M-G-M tapped nearly half their top male contract players for this formulaic WWII loneliness-of-command pic. Taken from a hit B’way play, there’s far too much action happening off-stage (er, off-screen). Not just in-flight action, but stuff happening right in the next room. And what a lot of speechifying these captains & generals make; top brass Walter Pidgeon & Clark Gable deliver back-to-back five minute orations. Maybe if the characters had more involving backstories? But the only one we really get into involves Captain John Hodiak, waiting to hear if he’s become a dad before his next bombing mission. (No points for guessing the outcome.) The main story angle has Gable running unacceptable casualties on preemptive air strikes against German jet plane factories, pushing against a fast closing window of weather opportunity. Lose this advantage and we could lose the war. But it’s a near impossible political sell. The big cast (note all those inappropriately smiling faces on our poster) are mostly camouflage for a skimpy plot. SURPRISE!; damned if it doesn’t work anyway. Moth-eaten character tics and worn-out story tropes seem nearly fresh; a master class in movie star acting. It has its limits, of course. For contrast, watch character actor Ray Collins as a civilian soldier with a technical specialty, to see something that digs a little deeper without making a fuss over it. Officially Sam Wood directs, but it sure looks like vet M-G-M producer Sidney Franklin was the man calling the shots.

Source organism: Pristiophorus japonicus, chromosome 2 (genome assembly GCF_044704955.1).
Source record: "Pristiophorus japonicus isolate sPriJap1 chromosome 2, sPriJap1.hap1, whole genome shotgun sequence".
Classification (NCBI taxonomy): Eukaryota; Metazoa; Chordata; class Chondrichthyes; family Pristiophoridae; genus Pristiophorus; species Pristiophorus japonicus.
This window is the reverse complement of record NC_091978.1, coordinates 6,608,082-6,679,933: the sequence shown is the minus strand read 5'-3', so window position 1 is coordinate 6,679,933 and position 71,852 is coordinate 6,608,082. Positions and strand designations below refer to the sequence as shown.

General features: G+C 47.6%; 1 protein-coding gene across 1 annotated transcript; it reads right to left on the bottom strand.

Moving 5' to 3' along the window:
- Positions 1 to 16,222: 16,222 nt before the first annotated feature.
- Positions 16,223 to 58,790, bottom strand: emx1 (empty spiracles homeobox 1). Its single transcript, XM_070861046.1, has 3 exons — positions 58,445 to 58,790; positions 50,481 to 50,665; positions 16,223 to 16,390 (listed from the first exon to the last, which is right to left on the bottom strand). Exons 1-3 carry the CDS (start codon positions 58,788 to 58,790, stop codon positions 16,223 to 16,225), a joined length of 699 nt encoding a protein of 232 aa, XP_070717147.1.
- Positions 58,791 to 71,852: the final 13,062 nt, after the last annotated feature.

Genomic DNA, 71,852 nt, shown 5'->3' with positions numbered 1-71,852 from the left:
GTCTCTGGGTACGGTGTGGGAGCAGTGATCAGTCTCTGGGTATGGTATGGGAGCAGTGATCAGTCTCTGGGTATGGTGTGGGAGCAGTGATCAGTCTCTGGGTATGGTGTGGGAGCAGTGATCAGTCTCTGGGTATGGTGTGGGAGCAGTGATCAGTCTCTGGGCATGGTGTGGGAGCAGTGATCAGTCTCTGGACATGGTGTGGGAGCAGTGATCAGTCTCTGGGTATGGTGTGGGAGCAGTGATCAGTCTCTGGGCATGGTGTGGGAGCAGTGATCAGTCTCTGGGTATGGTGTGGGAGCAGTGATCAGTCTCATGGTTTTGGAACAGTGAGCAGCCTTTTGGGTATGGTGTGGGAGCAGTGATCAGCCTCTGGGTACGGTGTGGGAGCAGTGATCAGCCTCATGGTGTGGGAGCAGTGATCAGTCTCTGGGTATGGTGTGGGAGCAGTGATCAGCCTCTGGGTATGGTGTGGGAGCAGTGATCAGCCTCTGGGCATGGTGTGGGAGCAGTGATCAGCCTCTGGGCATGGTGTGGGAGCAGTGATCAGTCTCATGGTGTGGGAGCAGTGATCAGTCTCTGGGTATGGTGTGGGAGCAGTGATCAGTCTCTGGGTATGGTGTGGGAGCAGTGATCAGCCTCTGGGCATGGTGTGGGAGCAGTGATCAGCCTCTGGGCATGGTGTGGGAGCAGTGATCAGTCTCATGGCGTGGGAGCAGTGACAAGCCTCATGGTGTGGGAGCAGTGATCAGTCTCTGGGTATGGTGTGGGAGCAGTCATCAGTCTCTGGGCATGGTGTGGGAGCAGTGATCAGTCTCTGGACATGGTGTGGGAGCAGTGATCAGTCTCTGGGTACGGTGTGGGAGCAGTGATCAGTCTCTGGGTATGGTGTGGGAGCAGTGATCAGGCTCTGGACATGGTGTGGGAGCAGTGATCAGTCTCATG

DOUBLE-BILL: See the same basic idea done right in next year’s TWELVE O’CLOCK HIGH/’49.
SCREWY THOUGHT OF THE DAY: The most impressive visual element has huge war maps with small figures silhouetted in front. Cribbed from the original B’way staging of legendary scenic designer Jo Mielziner?